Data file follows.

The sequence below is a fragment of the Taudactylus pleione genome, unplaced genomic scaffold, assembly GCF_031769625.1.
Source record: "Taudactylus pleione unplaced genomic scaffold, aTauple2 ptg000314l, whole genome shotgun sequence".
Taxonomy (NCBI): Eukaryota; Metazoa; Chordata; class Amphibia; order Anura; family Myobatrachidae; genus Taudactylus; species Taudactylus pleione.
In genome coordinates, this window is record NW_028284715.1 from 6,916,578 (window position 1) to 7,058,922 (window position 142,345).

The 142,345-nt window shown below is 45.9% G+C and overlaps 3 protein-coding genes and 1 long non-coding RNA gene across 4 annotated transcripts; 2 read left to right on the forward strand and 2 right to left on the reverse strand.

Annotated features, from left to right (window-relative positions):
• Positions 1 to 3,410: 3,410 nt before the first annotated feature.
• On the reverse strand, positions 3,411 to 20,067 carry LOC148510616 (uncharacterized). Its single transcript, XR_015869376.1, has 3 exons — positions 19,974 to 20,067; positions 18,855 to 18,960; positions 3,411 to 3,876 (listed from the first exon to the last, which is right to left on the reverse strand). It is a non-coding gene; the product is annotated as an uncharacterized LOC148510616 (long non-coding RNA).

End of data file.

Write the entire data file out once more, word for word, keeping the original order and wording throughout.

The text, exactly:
The sequence below is a fragment of the Taudactylus pleione genome, unplaced genomic scaffold, assembly GCF_031769625.1.
Source record: "Taudactylus pleione unplaced genomic scaffold, aTauple2 ptg000314l, whole genome shotgun sequence".
Taxonomy (NCBI): Eukaryota; Metazoa; Chordata; class Amphibia; order Anura; family Myobatrachidae; genus Taudactylus; species Taudactylus pleione.
In genome coordinates, this window is record NW_028284715.1 from 6,916,578 (window position 1) to 7,058,922 (window position 142,345).

The 142,345-nt window shown below is 45.9% G+C and overlaps 3 protein-coding genes and 1 long non-coding RNA gene across 4 annotated transcripts; 2 read left to right on the forward strand and 2 right to left on the reverse strand.

Annotated features, from left to right (window-relative positions):
• Positions 1 to 3,410: 3,410 nt before the first annotated feature.
• On the reverse strand, positions 3,411 to 20,067 carry LOC148510616 (uncharacterized). Its single transcript, XR_015869376.1, has 3 exons — positions 19,974 to 20,067; positions 18,855 to 18,960; positions 3,411 to 3,876 (listed from the first exon to the last, which is right to left on the reverse strand). It is a non-coding gene; the product is annotated as an uncharacterized LOC148510616 (long non-coding RNA).